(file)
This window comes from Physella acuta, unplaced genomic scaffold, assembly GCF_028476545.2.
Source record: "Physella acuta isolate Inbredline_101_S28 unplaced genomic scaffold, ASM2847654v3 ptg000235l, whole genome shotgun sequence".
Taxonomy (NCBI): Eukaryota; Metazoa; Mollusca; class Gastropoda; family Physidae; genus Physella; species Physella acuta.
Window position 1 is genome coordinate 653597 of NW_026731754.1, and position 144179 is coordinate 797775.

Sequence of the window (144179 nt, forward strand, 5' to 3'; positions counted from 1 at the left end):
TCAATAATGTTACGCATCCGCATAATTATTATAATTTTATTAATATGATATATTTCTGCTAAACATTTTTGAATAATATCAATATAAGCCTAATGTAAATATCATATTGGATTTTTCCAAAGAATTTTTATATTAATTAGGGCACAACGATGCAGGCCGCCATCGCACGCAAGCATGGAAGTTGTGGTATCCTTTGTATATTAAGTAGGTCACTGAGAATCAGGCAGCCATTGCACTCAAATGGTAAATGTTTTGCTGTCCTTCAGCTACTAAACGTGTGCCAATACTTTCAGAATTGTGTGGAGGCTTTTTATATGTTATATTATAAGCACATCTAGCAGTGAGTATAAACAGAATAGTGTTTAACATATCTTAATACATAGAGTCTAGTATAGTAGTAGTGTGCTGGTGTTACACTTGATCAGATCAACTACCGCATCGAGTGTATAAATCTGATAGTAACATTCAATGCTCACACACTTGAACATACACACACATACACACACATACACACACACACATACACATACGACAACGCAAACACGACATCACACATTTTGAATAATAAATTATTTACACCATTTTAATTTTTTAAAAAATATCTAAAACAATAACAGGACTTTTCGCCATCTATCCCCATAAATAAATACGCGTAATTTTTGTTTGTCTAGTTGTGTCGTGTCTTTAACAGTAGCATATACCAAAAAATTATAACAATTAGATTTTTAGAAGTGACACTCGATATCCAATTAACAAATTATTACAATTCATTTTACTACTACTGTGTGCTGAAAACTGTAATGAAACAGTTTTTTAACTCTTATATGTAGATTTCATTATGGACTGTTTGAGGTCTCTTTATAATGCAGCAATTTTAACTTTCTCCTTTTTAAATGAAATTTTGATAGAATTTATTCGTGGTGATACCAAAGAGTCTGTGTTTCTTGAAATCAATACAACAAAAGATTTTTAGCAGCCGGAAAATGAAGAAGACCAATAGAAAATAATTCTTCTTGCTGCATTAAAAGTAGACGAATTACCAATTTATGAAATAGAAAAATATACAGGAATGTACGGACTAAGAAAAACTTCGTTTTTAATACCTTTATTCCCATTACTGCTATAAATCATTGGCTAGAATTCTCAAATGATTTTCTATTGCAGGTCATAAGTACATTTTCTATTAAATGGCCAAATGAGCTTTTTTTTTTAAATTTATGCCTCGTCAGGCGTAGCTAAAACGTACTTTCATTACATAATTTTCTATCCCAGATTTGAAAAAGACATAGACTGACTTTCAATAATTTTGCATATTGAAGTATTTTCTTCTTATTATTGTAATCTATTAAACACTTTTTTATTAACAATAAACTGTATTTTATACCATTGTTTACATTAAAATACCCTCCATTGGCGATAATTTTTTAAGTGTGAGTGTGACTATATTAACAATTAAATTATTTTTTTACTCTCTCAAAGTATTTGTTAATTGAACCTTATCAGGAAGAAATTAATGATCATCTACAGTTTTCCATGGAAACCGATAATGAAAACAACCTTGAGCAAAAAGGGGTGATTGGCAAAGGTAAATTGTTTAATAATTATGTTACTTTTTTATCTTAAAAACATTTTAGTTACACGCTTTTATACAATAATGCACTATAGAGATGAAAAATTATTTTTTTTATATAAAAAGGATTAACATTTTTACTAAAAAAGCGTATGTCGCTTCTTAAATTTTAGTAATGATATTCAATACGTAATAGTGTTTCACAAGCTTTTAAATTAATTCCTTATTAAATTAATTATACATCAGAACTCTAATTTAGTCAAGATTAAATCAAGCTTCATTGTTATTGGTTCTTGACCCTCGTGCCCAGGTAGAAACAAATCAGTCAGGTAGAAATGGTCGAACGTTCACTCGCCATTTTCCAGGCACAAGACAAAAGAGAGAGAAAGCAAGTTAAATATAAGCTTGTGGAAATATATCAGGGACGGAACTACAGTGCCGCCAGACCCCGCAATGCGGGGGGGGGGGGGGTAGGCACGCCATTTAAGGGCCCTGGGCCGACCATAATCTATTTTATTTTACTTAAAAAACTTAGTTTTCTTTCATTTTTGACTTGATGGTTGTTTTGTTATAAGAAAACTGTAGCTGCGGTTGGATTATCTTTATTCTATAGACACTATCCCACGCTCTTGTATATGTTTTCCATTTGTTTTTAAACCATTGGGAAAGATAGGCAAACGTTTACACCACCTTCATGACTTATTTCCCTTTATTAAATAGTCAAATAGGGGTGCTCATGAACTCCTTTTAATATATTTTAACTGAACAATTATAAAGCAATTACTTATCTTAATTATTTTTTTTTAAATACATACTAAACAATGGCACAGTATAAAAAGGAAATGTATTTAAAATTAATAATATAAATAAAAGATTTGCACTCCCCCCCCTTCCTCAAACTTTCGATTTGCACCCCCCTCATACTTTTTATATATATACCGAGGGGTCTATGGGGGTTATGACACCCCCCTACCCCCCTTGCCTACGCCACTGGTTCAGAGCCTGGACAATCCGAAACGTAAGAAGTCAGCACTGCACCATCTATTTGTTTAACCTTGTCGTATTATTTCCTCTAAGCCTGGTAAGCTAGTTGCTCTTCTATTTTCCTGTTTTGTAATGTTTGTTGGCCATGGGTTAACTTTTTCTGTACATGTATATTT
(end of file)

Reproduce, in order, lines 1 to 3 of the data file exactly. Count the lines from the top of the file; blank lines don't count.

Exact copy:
This window comes from Physella acuta, unplaced genomic scaffold, assembly GCF_028476545.2.
Source record: "Physella acuta isolate Inbredline_101_S28 unplaced genomic scaffold, ASM2847654v3 ptg000235l, whole genome shotgun sequence".
Taxonomy (NCBI): Eukaryota; Metazoa; Mollusca; class Gastropoda; family Physidae; genus Physella; species Physella acuta.